Quite some time ago, someone was talking to me about one of her children and said something oblique that led me to understand her daughter had been molested. It wasn’t my place to inquire and I don’t know the specifics but my impression was it was an early level by someone who was grooming her. I wasn’t sure from the way the mother was speaking if she realized the significance of what she was saying. In a later conversation I came to feel that although the mother knew what had happened, she wasn’t understanding how central this was to the issues her daughter was having. As a result, she wasn’t taking steps to protect her daughter from a situation that was developing because of the lack of this awareness.
This put me in an uncomfortable situation because it’s not fun to bring to someone’s awareness something so sensitive, especially when your opinion isn’t being directly asked for – she was asking for my feedback on something that she didn’t think was related. I knew she valued my opinion but still…to call it a touchy topic is a big understatement. But when there’s a child at risk, you can’t just stand by the side and say, ‘tsk, tsk’ later on when something happens. I told her it seems there is a potential perpetrator in her daughter’s life and that her daughter was at a very high risk of being sexually abused unless steps are taken to protect her. Thankfully she was receptive.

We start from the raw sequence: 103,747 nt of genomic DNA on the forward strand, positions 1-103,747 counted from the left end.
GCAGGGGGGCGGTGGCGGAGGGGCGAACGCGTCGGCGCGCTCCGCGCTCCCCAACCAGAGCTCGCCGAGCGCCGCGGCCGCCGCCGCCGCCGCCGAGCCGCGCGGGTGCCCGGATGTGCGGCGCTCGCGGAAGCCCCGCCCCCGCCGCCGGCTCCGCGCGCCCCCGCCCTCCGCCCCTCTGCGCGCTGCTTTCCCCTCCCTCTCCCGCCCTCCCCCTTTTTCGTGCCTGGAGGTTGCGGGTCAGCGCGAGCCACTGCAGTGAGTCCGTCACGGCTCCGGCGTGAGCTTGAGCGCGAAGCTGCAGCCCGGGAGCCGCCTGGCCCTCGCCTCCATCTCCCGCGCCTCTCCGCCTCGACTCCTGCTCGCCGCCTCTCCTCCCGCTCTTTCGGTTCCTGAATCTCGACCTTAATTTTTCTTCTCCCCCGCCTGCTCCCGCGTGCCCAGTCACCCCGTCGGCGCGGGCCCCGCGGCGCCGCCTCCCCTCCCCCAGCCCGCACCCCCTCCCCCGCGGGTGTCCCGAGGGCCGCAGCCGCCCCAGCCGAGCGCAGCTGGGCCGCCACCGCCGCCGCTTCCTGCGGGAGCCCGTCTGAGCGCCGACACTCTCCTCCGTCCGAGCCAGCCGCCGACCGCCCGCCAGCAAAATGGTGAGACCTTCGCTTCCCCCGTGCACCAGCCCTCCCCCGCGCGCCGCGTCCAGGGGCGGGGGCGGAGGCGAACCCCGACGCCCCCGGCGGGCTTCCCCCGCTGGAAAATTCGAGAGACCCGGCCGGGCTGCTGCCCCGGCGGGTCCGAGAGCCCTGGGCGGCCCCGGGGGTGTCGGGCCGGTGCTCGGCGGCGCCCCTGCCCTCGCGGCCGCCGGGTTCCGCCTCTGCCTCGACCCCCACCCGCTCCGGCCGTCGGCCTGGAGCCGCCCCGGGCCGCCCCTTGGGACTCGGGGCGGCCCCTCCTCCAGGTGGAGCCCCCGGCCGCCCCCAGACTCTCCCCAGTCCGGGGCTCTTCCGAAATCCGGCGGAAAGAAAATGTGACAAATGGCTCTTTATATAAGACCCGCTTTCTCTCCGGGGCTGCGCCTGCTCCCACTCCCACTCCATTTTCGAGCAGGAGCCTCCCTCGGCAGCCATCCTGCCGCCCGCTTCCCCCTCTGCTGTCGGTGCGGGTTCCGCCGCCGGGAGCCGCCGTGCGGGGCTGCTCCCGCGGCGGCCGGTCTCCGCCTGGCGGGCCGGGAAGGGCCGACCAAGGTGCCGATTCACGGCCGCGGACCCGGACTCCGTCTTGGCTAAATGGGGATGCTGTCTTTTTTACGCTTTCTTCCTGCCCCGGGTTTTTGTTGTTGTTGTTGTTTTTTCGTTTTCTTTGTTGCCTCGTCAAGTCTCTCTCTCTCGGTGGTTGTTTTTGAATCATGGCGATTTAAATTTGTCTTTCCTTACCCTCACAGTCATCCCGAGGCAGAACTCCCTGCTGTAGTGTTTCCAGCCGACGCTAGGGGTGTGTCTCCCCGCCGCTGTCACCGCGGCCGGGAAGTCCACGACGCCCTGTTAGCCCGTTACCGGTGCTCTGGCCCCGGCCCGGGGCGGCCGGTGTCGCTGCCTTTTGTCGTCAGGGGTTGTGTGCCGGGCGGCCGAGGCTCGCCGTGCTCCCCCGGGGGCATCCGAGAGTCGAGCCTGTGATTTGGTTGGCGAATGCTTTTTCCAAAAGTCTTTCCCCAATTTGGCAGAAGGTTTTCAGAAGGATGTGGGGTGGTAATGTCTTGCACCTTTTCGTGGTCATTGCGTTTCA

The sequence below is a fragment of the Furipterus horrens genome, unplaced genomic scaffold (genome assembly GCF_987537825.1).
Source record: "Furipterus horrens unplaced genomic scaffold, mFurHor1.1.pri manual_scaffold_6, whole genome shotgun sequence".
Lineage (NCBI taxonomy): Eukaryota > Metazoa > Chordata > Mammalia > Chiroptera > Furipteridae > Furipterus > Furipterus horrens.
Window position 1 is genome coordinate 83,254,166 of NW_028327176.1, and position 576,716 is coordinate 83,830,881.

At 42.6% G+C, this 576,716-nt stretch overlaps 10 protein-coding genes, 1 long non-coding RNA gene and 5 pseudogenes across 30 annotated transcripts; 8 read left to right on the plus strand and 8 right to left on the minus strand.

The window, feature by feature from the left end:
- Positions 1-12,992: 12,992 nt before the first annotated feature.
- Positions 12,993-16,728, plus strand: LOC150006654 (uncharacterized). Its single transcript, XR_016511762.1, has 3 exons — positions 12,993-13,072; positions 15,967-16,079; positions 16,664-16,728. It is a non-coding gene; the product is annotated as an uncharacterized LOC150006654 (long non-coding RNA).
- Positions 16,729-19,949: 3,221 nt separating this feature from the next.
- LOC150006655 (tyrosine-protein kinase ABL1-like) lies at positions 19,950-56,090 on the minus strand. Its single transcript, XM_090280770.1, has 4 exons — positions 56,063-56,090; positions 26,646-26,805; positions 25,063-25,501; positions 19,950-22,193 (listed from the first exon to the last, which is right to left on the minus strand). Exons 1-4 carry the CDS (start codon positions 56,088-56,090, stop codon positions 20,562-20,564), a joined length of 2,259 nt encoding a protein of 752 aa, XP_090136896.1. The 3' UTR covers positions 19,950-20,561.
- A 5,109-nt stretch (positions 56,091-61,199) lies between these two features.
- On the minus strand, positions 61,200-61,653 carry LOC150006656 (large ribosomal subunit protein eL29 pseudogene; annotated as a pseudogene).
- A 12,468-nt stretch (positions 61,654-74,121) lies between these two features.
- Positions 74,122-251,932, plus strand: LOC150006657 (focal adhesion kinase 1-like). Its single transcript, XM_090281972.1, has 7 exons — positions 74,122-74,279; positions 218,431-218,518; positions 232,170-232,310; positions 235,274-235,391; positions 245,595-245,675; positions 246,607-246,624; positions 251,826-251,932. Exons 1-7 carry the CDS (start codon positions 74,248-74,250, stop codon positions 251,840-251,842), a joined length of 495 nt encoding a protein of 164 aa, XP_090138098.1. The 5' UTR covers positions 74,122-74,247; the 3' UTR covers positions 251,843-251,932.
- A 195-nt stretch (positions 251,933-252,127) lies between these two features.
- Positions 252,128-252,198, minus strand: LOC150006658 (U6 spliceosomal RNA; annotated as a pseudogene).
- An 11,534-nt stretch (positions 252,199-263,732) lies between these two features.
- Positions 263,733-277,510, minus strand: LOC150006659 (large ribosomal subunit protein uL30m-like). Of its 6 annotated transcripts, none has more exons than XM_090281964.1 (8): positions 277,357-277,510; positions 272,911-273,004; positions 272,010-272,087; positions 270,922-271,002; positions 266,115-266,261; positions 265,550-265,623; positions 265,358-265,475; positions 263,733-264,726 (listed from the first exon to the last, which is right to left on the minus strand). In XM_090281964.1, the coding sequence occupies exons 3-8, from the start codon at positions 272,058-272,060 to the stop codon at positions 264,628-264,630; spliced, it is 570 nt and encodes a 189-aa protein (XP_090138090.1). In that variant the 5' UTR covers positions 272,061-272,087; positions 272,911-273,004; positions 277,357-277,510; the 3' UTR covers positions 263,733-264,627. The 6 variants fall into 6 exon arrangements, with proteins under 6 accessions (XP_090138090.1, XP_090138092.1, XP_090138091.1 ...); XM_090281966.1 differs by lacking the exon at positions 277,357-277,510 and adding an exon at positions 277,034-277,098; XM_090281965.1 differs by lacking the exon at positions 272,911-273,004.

I’m bringing this up because I was thinking about why so often good people see something wrong and stand by and do nothing – including me. We don’t like being uncomfortable so usually we ignore things we see rather than take action, or blame the victim because they made us uncomfortable and it’s easier to blame them than to exert ourselves to actually do something to help.
I was concerned about a different situation and for months thought about how to approach the mother without making her defensive. I told myself that she probably wouldn’t listen to me, that she didn’t have the resources to change the situation, that she was well-intended, that I was imagining things, that the situation wasn’t really as bad as I thought, there were other people closer to them who would say something, the school would get involved. Basically, I made excuses to avoid doing anything that would make me and her parents uncomfortable.
Even though I told myself this, I knew I was making excuses and making the parents’ emotions more important than the child’s. I was afraid this would be unpleasant for the mother to hear and I didn’t want to be the messenger. I saw a child who was being impacted by a situation and I wasn’t doing anything to help because I was more worried about what her mother would think of me than about what her child needed, and this lack of personal integrity weighed on me so heavily it was like a physical weight.
I tried to think of ways to help from outside the situation but everything required me to speak to the mother and come up with solutions together with her. Finally I asked the mother if we could meet. I really don’t think conversations like this should be had in any way except in person, it’s just too delicate. She couldn’t. I asked if we could speak by phone. She wanted to know about what. In an email I very briefly shared my concerns. She emailed back and said the situation is being taken care of and to never mention this to her again.
Sometimes you can help and sometimes you can’t. But I don’t want to let an unpleasant response keep me from having the courage to step up the next time I have the ability to help. Usually being brave requires facing things that we don’t want to face. Sometimes being brave is being willing to hear hard things. As unpleasant as facing our fears is, it’s still much easier than living with the results of not listening to our conscience.